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Results of Clarke’s survey have no scientific credibility accuracy, or reliability

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Fri Feb 27, 2015

Editor: In the Tuesday, February 24, 2015 edition of this newspaper, Andrew T. Clarke reported the preliminary results of a public opinion survey he conducted regarding the construction of Argyle International Airport that is based on questionable methodology (“A government’s dream: the Argyle International Airport. Success or failure?”, pp. 17, 23). For such a survey to be credible, reliable, and accurate it must answer “yes” to at least two questions:{{more}}

First, was it based on a random sample of the Vincentian population? Given that several of the questions in the survey have a strong political component, a random sample needed to be drawn from the adult voting population in such a way that every voter has an equal chance of being selected to answer the questionnaire. Since there is not a single word on methodology in his summary of the findings — an absolute prerequisite in this kind of research — I can only assume that he did not select a random sample.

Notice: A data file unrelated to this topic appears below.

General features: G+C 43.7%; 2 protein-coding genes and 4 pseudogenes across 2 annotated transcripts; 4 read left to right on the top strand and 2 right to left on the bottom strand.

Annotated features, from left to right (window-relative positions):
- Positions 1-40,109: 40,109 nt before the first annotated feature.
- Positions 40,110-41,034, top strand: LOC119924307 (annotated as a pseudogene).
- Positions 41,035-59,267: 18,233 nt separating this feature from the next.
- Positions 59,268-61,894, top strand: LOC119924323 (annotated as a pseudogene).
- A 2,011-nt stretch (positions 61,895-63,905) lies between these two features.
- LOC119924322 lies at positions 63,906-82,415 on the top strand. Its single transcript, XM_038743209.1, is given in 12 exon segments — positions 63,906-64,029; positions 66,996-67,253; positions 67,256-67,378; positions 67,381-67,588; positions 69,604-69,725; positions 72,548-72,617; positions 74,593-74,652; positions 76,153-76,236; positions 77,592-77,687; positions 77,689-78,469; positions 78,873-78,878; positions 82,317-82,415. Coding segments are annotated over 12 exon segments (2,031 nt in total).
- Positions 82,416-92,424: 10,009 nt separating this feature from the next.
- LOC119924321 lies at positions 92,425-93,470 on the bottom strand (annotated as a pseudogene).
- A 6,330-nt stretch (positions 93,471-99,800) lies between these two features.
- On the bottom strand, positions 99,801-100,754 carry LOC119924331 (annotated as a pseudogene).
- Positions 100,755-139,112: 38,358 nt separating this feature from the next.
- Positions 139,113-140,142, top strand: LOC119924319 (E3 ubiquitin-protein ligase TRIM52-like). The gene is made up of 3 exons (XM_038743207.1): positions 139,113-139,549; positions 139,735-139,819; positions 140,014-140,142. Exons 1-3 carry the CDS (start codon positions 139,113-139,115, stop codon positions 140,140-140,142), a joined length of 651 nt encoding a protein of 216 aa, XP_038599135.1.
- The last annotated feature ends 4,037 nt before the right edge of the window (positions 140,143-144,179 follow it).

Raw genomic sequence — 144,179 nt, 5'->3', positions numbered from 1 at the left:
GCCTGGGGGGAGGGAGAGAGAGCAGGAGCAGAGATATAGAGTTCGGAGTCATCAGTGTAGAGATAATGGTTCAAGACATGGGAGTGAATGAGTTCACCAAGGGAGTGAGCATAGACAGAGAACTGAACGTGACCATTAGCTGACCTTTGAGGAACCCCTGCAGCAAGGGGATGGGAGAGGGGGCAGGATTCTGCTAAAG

Second, was the sample of respondents big enough to make the results statistically representative of all voters? The 74 people who completed questionnaires make up less than 0.01 percent of the approximately 78,000 population of voters, 200 times below the two percent that is the minimum required in this kind of survey research.

Since the answer to both questions is “no,” the results of the survey have no scientific credibility, accuracy, or reliability.

It is more than a little ironic that a study investigating “the methodologies employed by large-scale projects in Third World countries” should be so methodologically flawed.

Hymie Rubenstein, Ph.D.

Professor of Anthropology (retired)

University of Manitoba

Winnipeg, Canada

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